Merseyside united: Classy Everton's show of solidarity encapsulated by Moyes' tribute
07:22 GMT, 18 September 2012
They were scenes that proved there are far more important things in life than football.
Before a ball had even been kicked between Newcastle and Everton at Goodison Park, the blue side of Liverpool had already shown their class.
In a moving show of solidarity, two mascots, one young girl in Everton blue and one small boy in the red of Liverpool, led the players on to the pitch.
Solidarity: The two mascots' numbers combined to read 96, the number of those who lost their lives in 1989
Respect: The Everton team showed their support to the victims' families
As they emerged in front of the teams from the tunnel, the numbers on the back of the shirts became visible, the girl’s was the number 9, and the boy had the number 6.
This neat touch was, of course, implemented for Everton to show their support to the families of the 96 victims of the Hillsborough disaster.
The players and mascots assembled on the centre circle before The Hollies’ He Ain’t Heavy was belted out of the speakers accompanied by a photo collage of the 96 victims of the disaster.
The players, the staff, the officials and the fans inside the stadium, among them Trevor Hicks and Margaret Aspinall, applauded throughout the song as the faces of those who lost their lives in 1989 poignantly lingered on the screen.
Solidarity: A banner inside Goodison Park showed the unity in the city
Leighton Baines dedicated his strike – the first goal in the 2-2 draw with Newcastle – to the memory of the Hillsborough disaster victims. His father, a Liverpool fan, had survived the incident.
Baines said: 'I'd dedicate it to them definitely, but then it's hard to relate me scoring or the game in general with Hillsborough in some respects, because football pales into a certain level of insignificance when you compare the two.
'But I thought what we did at the start of the game was a nice touch and hopefully now people can start to move forward, and perhaps get some of the closure that they need.'
Rival support: Manchester United boss Sir Alex Ferguson (right) and Mike Phelan were at the game
manager David Moyes expressed his support for the victims’ families in
the form of strongly-worded, yet emotive, programme notes.
Moyes said: 'I, and everybody
at Everton, stand alongside the families who have challenged the
authorities over what has been proved a travesty.
‘I'm a football manager, a supporter
and a father, and I applauded the families who continued to fight for
the ones they loved. I believe everybody in the world of football will
have been shocked by the wrongdoings surrounding Hillsborough which were
exposed last week.
‘As part of the football family, I,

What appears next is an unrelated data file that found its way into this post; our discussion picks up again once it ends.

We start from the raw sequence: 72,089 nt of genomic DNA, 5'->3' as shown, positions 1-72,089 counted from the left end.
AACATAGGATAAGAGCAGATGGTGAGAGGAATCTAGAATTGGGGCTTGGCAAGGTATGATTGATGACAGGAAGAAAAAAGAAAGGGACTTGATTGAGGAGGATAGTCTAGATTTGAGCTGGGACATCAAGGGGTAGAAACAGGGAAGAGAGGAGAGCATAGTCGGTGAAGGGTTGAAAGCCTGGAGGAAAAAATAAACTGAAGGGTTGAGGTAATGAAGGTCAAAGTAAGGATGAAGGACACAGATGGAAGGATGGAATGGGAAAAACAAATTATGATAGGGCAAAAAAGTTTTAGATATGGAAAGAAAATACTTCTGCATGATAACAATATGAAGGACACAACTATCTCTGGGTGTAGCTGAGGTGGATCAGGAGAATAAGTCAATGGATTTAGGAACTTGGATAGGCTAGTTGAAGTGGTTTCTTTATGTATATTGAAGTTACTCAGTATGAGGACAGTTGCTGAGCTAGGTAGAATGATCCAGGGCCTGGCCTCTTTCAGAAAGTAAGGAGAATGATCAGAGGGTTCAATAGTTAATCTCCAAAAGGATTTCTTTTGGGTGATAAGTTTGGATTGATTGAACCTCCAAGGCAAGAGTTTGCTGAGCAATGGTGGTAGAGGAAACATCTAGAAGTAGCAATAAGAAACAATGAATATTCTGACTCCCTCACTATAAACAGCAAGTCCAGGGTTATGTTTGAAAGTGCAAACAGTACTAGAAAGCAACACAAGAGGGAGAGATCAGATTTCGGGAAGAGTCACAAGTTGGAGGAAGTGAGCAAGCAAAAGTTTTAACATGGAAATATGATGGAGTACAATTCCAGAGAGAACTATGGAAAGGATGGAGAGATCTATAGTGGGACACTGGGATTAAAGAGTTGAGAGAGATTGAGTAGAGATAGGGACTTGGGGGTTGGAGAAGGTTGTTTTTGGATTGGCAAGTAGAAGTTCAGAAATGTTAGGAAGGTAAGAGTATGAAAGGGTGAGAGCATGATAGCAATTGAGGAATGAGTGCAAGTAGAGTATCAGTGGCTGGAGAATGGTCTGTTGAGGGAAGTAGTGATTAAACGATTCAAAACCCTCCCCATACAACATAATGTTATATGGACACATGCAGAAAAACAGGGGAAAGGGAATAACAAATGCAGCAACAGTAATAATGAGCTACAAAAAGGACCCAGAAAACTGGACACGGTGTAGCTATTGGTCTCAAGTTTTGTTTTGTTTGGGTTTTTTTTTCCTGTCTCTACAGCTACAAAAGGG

and everybody at Everton, stand alongside the families who for so long
have challenged the authorities over what has now been proved a
travesty. I am not only a football manager, I'm a football supporter and
a father, and I applaud the families who continued to fight for the
ones they loved.
Joint effort: Everyone in the stadium applauded before the game began
outcome was nothing short of disgraceful. We have all been brought up to
believe and trust in authority. The authorities who were responsible
for ensuring the safety of supporters that afternoon let themselves
down, as have the government parties who have been in power since.
‘Praise must go to Andy Burnham and the families for getting disclosure.'
Liverpool managing director Ian Ayre
said: 'I would like to extend a heartfelt thank-you to all the staff and
fans at Everton Football Club from everyone at Liverpool for the
display of support you have shown the Hillsborough families tonight.
'We’ve always been great rivals on
the pitch but off it, the two clubs have always supported each other. In
the immediate aftermath of the disaster, Everton Football Club was
there for us and that solidarity was on display again last week when the
Hillsborough Independent Panel’s findings were revealed.
Revelations: Last week it became known that the police had attempted to incorrectly blame fans for the incident
Them too: Newcastle's players joined in before the match
'At times like this, football
rivalries take a back seat – something that makes this city unique and I
think supporters of both clubs can be immensely proud of the way they
have conducted themselves over the past days, weeks and years since the
Last week, an independent panel
revealed that the police had attempted to blame the fans inside the
stadium for the tragedy, which cost 96 lives and changed the landscape
of football forever.
For everyone to see: Fans were proud to be associated with banners more commonly seen at Anfield